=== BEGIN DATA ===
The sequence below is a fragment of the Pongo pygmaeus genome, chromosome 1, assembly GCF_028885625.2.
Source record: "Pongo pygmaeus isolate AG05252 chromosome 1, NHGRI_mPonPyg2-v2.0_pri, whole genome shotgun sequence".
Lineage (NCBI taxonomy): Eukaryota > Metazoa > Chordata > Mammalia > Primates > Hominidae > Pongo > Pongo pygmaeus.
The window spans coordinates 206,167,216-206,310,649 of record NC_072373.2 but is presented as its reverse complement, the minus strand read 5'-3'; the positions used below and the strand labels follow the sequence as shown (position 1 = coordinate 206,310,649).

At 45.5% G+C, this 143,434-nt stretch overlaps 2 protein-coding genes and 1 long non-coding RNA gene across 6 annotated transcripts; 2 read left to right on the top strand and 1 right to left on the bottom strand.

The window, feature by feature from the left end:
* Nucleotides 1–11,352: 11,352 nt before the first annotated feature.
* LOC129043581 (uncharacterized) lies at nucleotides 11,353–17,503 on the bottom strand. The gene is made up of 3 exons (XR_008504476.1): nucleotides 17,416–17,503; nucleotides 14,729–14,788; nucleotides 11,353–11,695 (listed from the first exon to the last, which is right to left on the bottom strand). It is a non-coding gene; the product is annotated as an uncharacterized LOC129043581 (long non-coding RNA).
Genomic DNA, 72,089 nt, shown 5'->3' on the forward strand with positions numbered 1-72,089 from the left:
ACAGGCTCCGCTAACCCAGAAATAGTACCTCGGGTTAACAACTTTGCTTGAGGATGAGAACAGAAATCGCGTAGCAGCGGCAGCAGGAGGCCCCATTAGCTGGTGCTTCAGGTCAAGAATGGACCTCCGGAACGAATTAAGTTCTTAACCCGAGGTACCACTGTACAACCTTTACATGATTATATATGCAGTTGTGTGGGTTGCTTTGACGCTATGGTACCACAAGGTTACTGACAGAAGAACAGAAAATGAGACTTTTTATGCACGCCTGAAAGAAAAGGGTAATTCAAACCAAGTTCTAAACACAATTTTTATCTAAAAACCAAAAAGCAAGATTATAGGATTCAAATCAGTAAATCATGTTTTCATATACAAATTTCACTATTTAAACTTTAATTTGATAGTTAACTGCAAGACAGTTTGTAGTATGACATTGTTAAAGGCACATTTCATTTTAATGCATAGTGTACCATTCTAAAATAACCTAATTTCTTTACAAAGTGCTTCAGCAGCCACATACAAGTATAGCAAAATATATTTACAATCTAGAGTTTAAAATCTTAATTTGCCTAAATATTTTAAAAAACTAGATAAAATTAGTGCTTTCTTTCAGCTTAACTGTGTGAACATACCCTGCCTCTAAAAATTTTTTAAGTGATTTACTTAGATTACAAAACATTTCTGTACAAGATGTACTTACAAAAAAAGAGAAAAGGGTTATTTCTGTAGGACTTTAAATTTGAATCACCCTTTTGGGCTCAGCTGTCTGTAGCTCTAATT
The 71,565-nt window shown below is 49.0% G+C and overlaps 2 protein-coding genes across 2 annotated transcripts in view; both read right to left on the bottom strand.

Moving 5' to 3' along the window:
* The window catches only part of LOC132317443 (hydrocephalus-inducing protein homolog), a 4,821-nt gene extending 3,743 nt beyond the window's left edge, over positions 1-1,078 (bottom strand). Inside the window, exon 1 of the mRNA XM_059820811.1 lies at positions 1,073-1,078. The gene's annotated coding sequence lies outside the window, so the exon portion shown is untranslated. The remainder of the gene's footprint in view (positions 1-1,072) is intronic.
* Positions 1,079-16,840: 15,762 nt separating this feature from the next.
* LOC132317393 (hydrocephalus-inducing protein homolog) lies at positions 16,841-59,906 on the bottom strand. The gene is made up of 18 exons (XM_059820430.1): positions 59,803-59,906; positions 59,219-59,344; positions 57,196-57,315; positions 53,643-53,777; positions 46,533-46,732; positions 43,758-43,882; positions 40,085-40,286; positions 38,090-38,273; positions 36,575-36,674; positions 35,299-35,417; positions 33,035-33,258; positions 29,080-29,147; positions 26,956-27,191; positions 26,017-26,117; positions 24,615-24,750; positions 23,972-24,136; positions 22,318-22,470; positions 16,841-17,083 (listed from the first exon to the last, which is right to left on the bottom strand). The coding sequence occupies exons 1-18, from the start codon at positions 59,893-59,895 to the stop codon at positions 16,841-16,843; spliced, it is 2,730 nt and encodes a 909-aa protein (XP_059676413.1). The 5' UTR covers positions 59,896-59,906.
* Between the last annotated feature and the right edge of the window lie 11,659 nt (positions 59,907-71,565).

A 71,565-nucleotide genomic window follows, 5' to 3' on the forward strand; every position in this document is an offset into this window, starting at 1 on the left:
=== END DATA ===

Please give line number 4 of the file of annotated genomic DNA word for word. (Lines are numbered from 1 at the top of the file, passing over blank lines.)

The window spans coordinates 206,167,216-206,310,649 of record NC_072373.2 but is presented as its reverse complement, the minus strand read 5'-3'; the positions used below and the strand labels follow the sequence as shown (position 1 = coordinate 206,310,649).